"Antemoro", in the Malagasy language, means "people of the coast". They live on the southeastern coast, mostly between Manakara and Farafangana. Antemoro, like the related Antanosy ethnic group, are most likely descendants of Arabs who settled in Madagascar in the 14th century. Their number is estimated to 427,000 (three percent of the population of Madagascar).
The original settlement of the Antemoro's Arab ancestors was probably close to the mouth of the Matitanana river. According to Antemoro oral tradition, the founding father of this group was Ramakararo, a sultan from Mecca.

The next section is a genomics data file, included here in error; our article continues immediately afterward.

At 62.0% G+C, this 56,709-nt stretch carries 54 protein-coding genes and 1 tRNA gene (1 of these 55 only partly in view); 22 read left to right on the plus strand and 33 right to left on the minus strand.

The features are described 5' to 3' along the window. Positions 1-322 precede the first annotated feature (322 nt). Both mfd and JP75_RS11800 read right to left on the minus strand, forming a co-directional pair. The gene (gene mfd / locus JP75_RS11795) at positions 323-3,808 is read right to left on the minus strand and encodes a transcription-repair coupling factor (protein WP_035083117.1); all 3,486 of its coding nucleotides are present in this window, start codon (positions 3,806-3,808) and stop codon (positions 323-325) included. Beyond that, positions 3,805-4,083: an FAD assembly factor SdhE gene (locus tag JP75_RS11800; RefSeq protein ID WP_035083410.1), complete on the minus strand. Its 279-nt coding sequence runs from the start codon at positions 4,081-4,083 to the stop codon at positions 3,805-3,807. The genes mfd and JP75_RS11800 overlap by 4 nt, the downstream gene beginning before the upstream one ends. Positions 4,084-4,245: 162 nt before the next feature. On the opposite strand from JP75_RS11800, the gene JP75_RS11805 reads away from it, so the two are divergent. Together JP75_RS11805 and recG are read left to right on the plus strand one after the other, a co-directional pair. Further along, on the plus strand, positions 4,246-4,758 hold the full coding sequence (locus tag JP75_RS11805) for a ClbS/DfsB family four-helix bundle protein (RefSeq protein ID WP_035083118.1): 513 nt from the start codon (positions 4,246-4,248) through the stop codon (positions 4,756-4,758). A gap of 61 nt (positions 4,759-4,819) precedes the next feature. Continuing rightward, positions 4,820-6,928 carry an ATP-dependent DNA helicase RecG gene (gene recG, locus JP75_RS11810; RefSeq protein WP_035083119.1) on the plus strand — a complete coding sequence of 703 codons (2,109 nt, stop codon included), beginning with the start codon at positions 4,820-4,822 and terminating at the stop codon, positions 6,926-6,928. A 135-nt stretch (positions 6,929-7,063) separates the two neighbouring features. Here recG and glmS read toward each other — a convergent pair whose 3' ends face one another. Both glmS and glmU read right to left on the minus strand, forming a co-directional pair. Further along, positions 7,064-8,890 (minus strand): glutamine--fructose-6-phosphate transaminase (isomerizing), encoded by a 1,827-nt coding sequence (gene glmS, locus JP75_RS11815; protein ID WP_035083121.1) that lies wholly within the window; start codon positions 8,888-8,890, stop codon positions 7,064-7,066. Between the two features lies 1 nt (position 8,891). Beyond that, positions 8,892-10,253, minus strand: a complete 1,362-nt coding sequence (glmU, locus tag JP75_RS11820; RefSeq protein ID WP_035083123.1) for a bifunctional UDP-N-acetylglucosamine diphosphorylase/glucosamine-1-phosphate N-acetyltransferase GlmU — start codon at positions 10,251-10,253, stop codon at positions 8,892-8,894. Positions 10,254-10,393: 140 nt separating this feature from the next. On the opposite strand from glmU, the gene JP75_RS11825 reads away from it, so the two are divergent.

Antemoro were once widely reputed for their astrologers, who would predict the future based on lunar phases. They were known all across Madagascar and acted as advisers at the court of many Malagasy kings. The pan-Madagascar tradition of the ombiasy (traditional Malagasy court or village astrologers) is probably rooted in this element of Antemoro culture.
Antemoro are also credited with introducing the written word to Madagascar using the Arabic alphabet to transcribe the language in a script called sorabe. This innovation occurred hundreds of years before early 19th-century missionaries from the London Missionary Society transcribed the Malagasy language for King Radama I using the Latin alphabet. The paper they produced for writing, called "antemoro paper" (or "antaimoro paper"), is still being manufactured, especially in the Ambalavao area.